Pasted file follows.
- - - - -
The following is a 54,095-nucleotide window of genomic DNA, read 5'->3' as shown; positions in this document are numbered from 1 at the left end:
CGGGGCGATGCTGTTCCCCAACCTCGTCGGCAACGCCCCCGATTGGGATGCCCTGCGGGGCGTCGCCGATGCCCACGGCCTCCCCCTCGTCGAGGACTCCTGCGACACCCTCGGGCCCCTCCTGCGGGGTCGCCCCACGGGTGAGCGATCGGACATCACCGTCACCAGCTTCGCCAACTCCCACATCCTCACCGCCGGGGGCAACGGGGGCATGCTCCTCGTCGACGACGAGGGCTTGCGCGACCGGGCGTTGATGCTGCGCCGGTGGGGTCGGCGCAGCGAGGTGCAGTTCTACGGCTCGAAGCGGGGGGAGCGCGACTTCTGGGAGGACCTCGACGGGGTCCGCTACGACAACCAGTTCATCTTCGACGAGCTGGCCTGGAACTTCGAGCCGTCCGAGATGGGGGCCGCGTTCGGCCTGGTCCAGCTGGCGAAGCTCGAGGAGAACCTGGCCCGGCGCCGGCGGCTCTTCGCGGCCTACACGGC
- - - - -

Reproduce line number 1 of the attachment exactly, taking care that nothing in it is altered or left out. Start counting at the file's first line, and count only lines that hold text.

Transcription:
The following is a 54,095-nucleotide window of genomic DNA, read 5'->3' as shown; positions in this document are numbered from 1 at the left end: